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earnings, more than sixty thousand pounds !—Talk of flaws and imperfections in the multitudinous sayings and doings of such men !-would it not be miraculous if none such could be detected ? Owing to man's fallibility, errors in judgment may lead to the projection of inadequate measures ; owing to man's frailty, there may often be feebleness in the execution of good ones. But, in all Christendom, let any three men be pointed out, who have done more than Ward, Marshman, and Carey, to earn new trophies for the Redeemer in the hitherto unconquered realms of Paganism,and then, but not till then, would the Author consent to remain silent when the first stone was thrown at the noble, the immortal, triumvirate of Serampore !

In conclusion, the Author cannot but publicly return his unfeigned thanks to his kind and revered friend, the Rev. Dr Brunton,-under whose hospitable roof he has during the last four months found a congenial home, - and for all whose counsels and valuable suggestions, when the present Work was passing through the press, he has been laid under obligations which can never be adequately repaid.

Now, to Him, “who is the blessed, and only Potentate, the King of kings, and Lord of lords ; who only hath immortality, dwelling in the light which no man can approach unto ; whom no man hath seen, nor can see ;-to Him be honour and power everlasting. Amen."

BILSTANE NEAR EDINBURGH,

25th October 1839.

** Should any profits arise from the sale of this Publication, they are to be devoted exclusively to purposes promotive of the interests of the India Mission.

Page.

.

The necessity of knowing the real condition of a people, in order to

the adoption of effectual measures for their amelioration,

38

This illustrated in the case of India,

39

Religion the master-principle in moulding the character, opinions,

and practices of the people,

40

Their religion contained in writings believed to be divine,

42

These writings locked up in the Sanskrit language,

44

Enumeration of them,

45

Attempt to unfold the orthodox theory of the Brahmanical faith, 49

Foundation of the system in the belief of one great universal Spirit, 50

Description of the nature and character of this Spirit,

51

Shown to be an infinite nothing, yet substantially all things,

52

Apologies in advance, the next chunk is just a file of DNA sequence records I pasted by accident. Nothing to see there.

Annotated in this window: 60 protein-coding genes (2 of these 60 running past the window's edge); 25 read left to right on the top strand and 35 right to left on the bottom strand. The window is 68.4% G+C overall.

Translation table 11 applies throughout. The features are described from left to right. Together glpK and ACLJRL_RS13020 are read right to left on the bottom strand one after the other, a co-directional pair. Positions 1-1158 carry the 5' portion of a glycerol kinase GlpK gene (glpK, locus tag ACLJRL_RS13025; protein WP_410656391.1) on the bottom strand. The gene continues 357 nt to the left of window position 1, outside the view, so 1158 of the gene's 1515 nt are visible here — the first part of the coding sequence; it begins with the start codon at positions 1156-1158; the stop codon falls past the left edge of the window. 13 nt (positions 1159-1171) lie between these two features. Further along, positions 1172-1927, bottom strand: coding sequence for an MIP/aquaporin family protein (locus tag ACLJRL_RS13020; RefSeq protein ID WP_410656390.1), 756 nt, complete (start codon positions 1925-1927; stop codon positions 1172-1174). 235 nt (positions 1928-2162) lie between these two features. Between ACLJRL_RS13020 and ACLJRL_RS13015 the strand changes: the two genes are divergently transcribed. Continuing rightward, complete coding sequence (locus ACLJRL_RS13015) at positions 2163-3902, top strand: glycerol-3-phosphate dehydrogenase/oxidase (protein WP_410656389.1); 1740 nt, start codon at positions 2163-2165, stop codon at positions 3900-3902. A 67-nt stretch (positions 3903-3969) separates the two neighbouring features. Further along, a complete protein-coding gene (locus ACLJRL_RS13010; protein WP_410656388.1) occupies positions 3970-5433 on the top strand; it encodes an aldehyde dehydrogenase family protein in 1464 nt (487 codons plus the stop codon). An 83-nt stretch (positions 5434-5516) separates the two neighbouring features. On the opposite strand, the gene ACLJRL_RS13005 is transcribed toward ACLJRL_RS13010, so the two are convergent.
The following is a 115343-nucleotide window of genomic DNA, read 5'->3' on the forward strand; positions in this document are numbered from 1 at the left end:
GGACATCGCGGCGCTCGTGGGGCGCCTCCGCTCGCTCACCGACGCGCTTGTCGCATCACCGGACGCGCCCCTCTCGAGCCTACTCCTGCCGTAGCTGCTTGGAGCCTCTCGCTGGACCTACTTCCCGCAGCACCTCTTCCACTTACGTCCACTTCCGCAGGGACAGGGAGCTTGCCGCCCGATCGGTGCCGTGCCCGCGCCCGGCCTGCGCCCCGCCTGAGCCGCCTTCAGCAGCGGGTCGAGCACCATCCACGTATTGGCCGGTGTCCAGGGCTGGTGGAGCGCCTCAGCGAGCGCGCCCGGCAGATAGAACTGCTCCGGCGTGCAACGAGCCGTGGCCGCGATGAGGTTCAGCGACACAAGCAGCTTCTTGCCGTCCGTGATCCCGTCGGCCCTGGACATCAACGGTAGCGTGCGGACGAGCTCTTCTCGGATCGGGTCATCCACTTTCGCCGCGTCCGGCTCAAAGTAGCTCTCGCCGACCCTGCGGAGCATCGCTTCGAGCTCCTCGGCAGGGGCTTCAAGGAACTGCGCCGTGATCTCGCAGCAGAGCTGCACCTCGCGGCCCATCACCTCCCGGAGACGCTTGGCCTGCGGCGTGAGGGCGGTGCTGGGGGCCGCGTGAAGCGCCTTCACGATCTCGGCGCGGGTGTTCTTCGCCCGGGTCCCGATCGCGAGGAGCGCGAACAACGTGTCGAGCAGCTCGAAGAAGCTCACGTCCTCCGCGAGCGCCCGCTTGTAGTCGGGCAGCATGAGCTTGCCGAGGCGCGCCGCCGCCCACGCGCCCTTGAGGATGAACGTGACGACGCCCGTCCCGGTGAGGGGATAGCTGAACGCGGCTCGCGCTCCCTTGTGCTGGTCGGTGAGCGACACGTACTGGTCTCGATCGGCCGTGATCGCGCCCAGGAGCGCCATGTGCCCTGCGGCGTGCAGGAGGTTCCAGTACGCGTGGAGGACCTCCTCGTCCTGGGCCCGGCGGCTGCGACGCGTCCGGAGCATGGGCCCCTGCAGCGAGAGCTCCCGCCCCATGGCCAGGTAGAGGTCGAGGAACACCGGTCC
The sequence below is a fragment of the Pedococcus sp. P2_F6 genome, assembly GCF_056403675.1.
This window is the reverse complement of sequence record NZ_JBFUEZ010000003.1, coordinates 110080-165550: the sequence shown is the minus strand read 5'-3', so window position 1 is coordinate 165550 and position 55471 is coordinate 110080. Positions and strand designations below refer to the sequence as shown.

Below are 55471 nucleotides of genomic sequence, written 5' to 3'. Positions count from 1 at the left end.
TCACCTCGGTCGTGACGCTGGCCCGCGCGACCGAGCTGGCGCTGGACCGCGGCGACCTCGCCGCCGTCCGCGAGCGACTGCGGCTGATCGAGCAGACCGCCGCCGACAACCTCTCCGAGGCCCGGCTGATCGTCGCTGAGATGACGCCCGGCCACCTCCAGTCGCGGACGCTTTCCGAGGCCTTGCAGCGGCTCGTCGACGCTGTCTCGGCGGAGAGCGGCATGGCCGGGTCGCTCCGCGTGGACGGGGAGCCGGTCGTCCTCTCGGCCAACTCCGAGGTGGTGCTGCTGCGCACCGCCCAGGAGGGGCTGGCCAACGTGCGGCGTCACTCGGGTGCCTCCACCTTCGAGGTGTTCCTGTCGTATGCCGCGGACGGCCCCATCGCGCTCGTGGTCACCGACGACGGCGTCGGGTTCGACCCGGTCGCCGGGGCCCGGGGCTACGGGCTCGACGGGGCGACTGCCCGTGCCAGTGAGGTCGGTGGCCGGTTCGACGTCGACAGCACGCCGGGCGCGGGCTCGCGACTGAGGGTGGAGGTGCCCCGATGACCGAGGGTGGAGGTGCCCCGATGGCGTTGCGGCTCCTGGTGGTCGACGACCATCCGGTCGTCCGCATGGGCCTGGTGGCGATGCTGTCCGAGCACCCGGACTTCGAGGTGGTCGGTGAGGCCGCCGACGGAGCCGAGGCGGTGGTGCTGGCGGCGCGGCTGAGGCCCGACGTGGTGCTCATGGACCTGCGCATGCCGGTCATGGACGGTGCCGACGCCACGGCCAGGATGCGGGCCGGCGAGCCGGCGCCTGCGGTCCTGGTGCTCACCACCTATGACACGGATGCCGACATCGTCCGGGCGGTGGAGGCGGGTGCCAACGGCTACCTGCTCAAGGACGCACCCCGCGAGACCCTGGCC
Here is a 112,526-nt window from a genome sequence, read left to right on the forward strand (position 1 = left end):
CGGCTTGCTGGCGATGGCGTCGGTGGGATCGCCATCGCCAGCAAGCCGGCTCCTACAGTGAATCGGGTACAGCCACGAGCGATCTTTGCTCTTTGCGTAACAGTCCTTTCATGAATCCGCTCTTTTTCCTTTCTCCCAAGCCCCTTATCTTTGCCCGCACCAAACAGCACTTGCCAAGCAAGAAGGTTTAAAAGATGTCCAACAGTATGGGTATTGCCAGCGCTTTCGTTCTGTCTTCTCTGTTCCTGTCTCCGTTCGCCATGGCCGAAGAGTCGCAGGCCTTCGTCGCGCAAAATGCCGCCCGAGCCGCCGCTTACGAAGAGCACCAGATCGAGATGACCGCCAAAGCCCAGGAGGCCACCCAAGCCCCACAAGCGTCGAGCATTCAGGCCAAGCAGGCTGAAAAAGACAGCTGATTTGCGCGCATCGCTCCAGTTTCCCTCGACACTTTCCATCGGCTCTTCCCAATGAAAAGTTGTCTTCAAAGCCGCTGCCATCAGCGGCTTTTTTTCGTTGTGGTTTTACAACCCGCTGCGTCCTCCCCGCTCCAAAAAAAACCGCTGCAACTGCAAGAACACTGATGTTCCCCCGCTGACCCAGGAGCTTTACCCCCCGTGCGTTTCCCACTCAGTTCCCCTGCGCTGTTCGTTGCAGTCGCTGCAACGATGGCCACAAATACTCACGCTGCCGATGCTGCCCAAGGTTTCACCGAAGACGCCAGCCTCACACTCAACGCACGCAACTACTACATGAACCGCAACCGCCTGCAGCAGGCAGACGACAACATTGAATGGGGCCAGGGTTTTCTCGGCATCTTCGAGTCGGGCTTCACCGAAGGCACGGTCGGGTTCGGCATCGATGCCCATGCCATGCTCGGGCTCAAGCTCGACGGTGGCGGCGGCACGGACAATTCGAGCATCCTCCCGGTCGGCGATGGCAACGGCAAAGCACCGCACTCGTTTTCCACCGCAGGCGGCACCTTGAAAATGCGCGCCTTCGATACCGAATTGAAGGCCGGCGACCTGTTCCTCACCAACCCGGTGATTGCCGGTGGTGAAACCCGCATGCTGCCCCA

Reflections on the fact that he is without any moral attributes, 57

The manifestation of the universe, at a time when nought existed but

the Supreme Spirit,

64

The whole is a pantheism,

65

Four distinct views of this subject entertained in the orthodox schools, 66

Spiritual Pantheism,

67

Psycho-ideal Pantheism,

69

Psycho-material Pantheism,

75

Reflections on this confounding of the creature with the Creator, 82

Psycho-material-mythologic Pantheism,

86

The geographical and astronomical construction of the universe,

educed from the substance of the Supreme Spirit,

88

The peopling of all worlds with animated beings,

95

The immense epochs of the duration of the universe, with its succes-

sive destructions and renovations,

101

Glance at the mode in which the grand theory of Hinduism is re-

duced to practice,

120

Various exemplifications,

121

Transmigration of souls a vital and operative doctrine,

123

A graduated scale of rewards and punishments,

125

The wicked sent to one or other of innumerable hells,

125

They reappear on earth in mineral, vegetable, or brutal forms, 125

Obedience and acts of merit recompensed by admission into one or

other of the heavens of the gods — The highest reward is absorp-

tion or refusion into the Divine Essence,

128

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Page. The Goddess Kali, her sanguinary character and worship,

240 The Patroness of thieves and murderers,

242 The Charak Pujah, or swinging festival,

244 Various self-inflicted tortures described,

245 Account of the great day of the festival, when multitudes resort to

the celebrated temple of Kali-ghat, in the neighbourhood of Cal-
cutta,

250 Sketch of the appearance of the groups of devotees, of the temple and monster-block of the idol,

251 Cruel practices of the worshippers,

254 Their frantic revelries contrasted with the solemnities of a Christian Sabbath in Great Britain,

256 Call upon Christians to come forth to “ the help of the Lord against

the mighty.”

258

CHAPTER IV.

THE GOSPEL TIE ONLY EFFECTUAL INSTRUMENT IN REGENERATING

INDIA-GENERAL CONSIDERATION OF THE VARIOUS AGENCIES TO BE EMPLOYED IN ITS PROPAGATION, AND OF SPECIAL OBJECTIONS.

Page. Various expedients proposed for remedying the evils under which India has, for ages, groaned,

260 The Scheme of Political Reform,

261 The Scheme of Economic Reform,

262 The Scheme of Secular Education Reform,

264 The Scheme of Temporizing Religious Reform,

270 All these nugatory,

271 The Gospel, the only effectual instrument of genuine Reformation, 272 Illustration of this,

272 The practical question proposed, How, or by what means is the Gospel to be most successfully propagated ?

281 Quotation from the Author of the Natural History of Enthusiasm, 281 The three generic measures,

285 1. Christian Education of the Young. 2. Preaching to the Adults.

3. The circulation of the Bible. These not antagonists, but mutual friends and allies,

285 In reference to Education, the practical question considered, Whe

ther is it better at the outset, to pursue the direct method of attempting at once to impart a general elementary knowledge to the many, or the indirect method of attempting to reach the many through the instrumentality of the instructed few ?

290

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